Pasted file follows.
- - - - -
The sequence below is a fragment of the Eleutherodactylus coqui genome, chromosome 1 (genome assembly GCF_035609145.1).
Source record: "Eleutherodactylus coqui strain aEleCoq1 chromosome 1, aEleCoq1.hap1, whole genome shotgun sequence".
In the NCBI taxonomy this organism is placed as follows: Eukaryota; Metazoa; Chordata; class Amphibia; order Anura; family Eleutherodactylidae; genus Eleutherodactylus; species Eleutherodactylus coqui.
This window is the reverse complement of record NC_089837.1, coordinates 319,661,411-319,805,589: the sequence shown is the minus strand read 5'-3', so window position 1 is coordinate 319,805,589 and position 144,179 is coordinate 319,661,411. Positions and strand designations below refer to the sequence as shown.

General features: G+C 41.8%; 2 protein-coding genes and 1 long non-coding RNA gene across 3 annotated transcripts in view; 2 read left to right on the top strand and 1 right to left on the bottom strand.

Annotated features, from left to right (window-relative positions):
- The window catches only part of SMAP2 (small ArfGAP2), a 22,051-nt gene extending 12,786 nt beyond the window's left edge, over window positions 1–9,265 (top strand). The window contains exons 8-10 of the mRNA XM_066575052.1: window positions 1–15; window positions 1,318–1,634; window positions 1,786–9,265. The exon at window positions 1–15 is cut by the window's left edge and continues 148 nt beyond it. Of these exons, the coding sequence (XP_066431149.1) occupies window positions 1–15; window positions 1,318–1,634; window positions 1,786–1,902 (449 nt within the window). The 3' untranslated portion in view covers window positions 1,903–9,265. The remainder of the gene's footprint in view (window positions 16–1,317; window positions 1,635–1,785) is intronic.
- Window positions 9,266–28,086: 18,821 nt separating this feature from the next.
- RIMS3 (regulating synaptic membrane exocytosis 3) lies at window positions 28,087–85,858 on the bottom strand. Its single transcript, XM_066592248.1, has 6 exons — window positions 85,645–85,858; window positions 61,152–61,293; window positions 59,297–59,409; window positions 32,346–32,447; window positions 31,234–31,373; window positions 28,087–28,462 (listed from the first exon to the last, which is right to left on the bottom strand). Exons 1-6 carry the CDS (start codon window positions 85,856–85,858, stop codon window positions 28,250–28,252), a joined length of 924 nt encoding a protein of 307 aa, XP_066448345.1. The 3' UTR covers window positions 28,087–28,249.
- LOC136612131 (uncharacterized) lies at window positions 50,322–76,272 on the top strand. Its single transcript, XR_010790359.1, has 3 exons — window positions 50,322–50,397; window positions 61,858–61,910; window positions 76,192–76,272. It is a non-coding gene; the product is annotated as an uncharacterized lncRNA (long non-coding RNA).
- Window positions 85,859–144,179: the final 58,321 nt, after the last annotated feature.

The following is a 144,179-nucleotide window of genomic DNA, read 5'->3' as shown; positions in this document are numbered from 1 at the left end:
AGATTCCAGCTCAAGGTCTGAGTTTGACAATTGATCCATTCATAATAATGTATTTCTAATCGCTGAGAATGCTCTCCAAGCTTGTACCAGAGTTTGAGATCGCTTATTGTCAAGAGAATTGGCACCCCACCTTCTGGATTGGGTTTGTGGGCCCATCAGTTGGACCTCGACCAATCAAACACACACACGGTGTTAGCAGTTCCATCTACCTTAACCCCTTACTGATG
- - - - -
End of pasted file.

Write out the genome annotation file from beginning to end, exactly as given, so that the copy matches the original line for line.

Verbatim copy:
The sequence below is a fragment of the Eleutherodactylus coqui genome, chromosome 1 (genome assembly GCF_035609145.1).
Source record: "Eleutherodactylus coqui strain aEleCoq1 chromosome 1, aEleCoq1.hap1, whole genome shotgun sequence".
In the NCBI taxonomy this organism is placed as follows: Eukaryota; Metazoa; Chordata; class Amphibia; order Anura; family Eleutherodactylidae; genus Eleutherodactylus; species Eleutherodactylus coqui.
This window is the reverse complement of record NC_089837.1, coordinates 319,661,411-319,805,589: the sequence shown is the minus strand read 5'-3', so window position 1 is coordinate 319,805,589 and position 144,179 is coordinate 319,661,411. Positions and strand designations below refer to the sequence as shown.

General features: G+C 41.8%; 2 protein-coding genes and 1 long non-coding RNA gene across 3 annotated transcripts in view; 2 read left to right on the top strand and 1 right to left on the bottom strand.

Annotated features, from left to right (window-relative positions):
- The window catches only part of SMAP2 (small ArfGAP2), a 22,051-nt gene extending 12,786 nt beyond the window's left edge, over window positions 1–9,265 (top strand). The window contains exons 8-10 of the mRNA XM_066575052.1: window positions 1–15; window positions 1,318–1,634; window positions 1,786–9,265. The exon at window positions 1–15 is cut by the window's left edge and continues 148 nt beyond it. Of these exons, the coding sequence (XP_066431149.1) occupies window positions 1–15; window positions 1,318–1,634; window positions 1,786–1,902 (449 nt within the window). The 3' untranslated portion in view covers window positions 1,903–9,265. The remainder of the gene's footprint in view (window positions 16–1,317; window positions 1,635–1,785) is intronic.
- Window positions 9,266–28,086: 18,821 nt separating this feature from the next.
- RIMS3 (regulating synaptic membrane exocytosis 3) lies at window positions 28,087–85,858 on the bottom strand. Its single transcript, XM_066592248.1, has 6 exons — window positions 85,645–85,858; window positions 61,152–61,293; window positions 59,297–59,409; window positions 32,346–32,447; window positions 31,234–31,373; window positions 28,087–28,462 (listed from the first exon to the last, which is right to left on the bottom strand). Exons 1-6 carry the CDS (start codon window positions 85,856–85,858, stop codon window positions 28,250–28,252), a joined length of 924 nt encoding a protein of 307 aa, XP_066448345.1. The 3' UTR covers window positions 28,087–28,249.
- LOC136612131 (uncharacterized) lies at window positions 50,322–76,272 on the top strand. Its single transcript, XR_010790359.1, has 3 exons — window positions 50,322–50,397; window positions 61,858–61,910; window positions 76,192–76,272. It is a non-coding gene; the product is annotated as an uncharacterized lncRNA (long non-coding RNA).
- Window positions 85,859–144,179: the final 58,321 nt, after the last annotated feature.

The following is a 144,179-nucleotide window of genomic DNA, read 5'->3' as shown; positions in this document are numbered from 1 at the left end:
AGATTCCAGCTCAAGGTCTGAGTTTGACAATTGATCCATTCATAATAATGTATTTCTAATCGCTGAGAATGCTCTCCAAGCTTGTACCAGAGTTTGAGATCGCTTATTGTCAAGAGAATTGGCACCCCACCTTCTGGATTGGGTTTGTGGGCCCATCAGTTGGACCTCGACCAATCAAACACACACACGGTGTTAGCAGTTCCATCTACCTTAACCCCTTACTGATG